To be perfectly honest I was never a fan of the overcoat. There’s always been the need and love for a good Winter coat, denim jackets and bombers are always good for milder weather, and I finally joined the suede and leather crew a couple of years ago when I started buying those jackets and coats too. It didn’t feel like an overcoat had much of a place in my wardrobe, but as my style has evolved, and as I’ve learned more and more, and appreciated fashion more and more, I’ve finally started to get on board with the overcoat.
Camel Is The Colour
This season there’s been a huge influx of camel overcoats, it feels like more than usual, and so many people, including myself, is getting on board with this trend. Camel is of course, nothing new, and is a colour which is pretty much timeless, and can be found in all seasons of clothing; From camel linen suits and chinos in the Spring and Summer, to bombers in Autumn and of course the overcoat and peacoats in Winter.
The camel colour, unsparingly, comes from the colour of the hair of the humble camel. It’s a close colour to brown, and other similar shades are things such as sand, tan, beige, coffee, and khaki to name a few.
What Is An Overcoat?
I’ve touched on a couple of points below, but what is an overcoat anyway? Well it’s as it sounds, a coat that goes over your clothing. It really is that simple. Layering is something which guys can do with fashion in the Autumn and Winter, and an overcoat is the last layer which you can put on. If you want to layer up a knit or jumper, you can use the overcoat as your outerwear layer. If you’re looking to look smart in a suit but the weather is sub zero, an overcoat is perfect to layer over then take off once you’re inside.
Overcoats can be double breasted or single breast, but personally I prefer a single breast jacket. They come with a button closure, usually three or four, with straight or diagonal pockets which can be flap, a chest pocket, with buttons on the cuff and vent to the back. The length is no shorter than mid-length, and no longer than knee length.
Overcoat Or Peacoat?
Pea coats and overcoats are different, but sometimes can be categorised as the same, as they can share similar features, usually that they’re made from wool and are both pretty thick, heavy pieces usually with three or four buttons. The main differences are that a peacoat is double breasted, and is shorter, usually thigh length, whereas an overcoat is longer, usually mid length to knee length and can be single or double breasted.
What To Wear With A Camel Coat
Since camel is a neutral colour, lights and darks work well with a camel overcoat. That means whether you’re wearing black or white, navy or grey, the colours will work well with camel. When it comes to other colours, most will work fine, occasionally brighter, bolder colours may work, but are usually avoided as they’re not much of a Winter trend, and since the overcoat is a Wintery trend they’re not usually seen together.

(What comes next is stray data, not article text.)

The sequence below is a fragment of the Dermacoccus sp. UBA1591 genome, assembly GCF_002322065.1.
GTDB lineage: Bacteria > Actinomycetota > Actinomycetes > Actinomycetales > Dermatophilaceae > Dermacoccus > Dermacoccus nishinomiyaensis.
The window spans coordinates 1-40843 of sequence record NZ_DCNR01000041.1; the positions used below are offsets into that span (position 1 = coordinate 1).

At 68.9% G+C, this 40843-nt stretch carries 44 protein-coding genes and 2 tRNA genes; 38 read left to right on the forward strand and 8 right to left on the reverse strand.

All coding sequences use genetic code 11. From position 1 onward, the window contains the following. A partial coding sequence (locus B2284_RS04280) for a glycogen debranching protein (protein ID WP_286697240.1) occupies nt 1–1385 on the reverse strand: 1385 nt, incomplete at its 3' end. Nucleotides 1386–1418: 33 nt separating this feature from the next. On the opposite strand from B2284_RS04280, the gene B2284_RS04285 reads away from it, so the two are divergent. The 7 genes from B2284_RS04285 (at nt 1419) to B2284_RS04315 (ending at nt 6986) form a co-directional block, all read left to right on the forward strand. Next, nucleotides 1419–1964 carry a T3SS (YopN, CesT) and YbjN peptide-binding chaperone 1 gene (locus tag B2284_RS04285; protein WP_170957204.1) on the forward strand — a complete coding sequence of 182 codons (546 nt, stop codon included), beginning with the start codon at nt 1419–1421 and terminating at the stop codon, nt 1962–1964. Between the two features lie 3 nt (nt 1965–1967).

You can wear this casually with a sweatshirt, layer over your favourite jumper and shirt combo, or wear over your suit if you’re going for the smart look. A favourite look for the season is a roll-neck knit, they work well in all colours, with hues of grey being a favourite, and black being sleek, with the lighter camel coat keeping the whole look light, warm and understated. An overcoat is designed to go over any clothing, whether it’s smart, smart casual or even something as casual as a hoodie, and it will smarten up the more casual pieces, or add to a smarter look.
Related: Knitwear Guide For Autumn/Winter
The Best Camel Coats For 2017
Here’s the best camel overcoats for 2017, from budget options to more expensive and designer brands, there’s an option for whatever your budget.
Budget Camel Coats
H&M Blended Wool Coat – £80 – here
H&M Cashmere-Wool Blend – £120 – here
H&M Wool Blend Dark Camel – £120 – here
Zara Camel Overcoat – £100 – here
Zara Camel Coat – £120 – here
Zara Overcoat in dark Camel – £120 – here
Peter Werth Overcoat – £174 – here
Farah Askern Wool Coat – £170 – here
Corsivo Quintino Overcoat – £180 – here
I have to mention one of the most quintessentially British brands so synonymous with the overcoat that many people call them all Crombies. There’s only one Crombie, and it’s a brand, rather than the style of coat and has been around since 1805 when John Crobie started producing luxury overcoats which are still available today. Here’s two in camel, and a bonus one in brown.
Wool And Cashmere Crombie – £995 – here
Pure Wool Camel Coat – £895 – here
Herringbone Retro Brown Crombie – £895 – here
The Camel overcoat is a timeless trend which is worth the investment. Having said that, it really is an Autumn/Winter trend, so you’ll only get limited uses and wears from the coat, and will probably mix it up with your proper winter coat. When you’re going for a smart look and it’s sub zero temperatures outside, it’s a great piece of clothing to pull out of you wardrobe, and with budget options available, there’s no reason not to get yourself one of these. Check out more men’s fashion trends over on the blog, and let me know what you think of this style.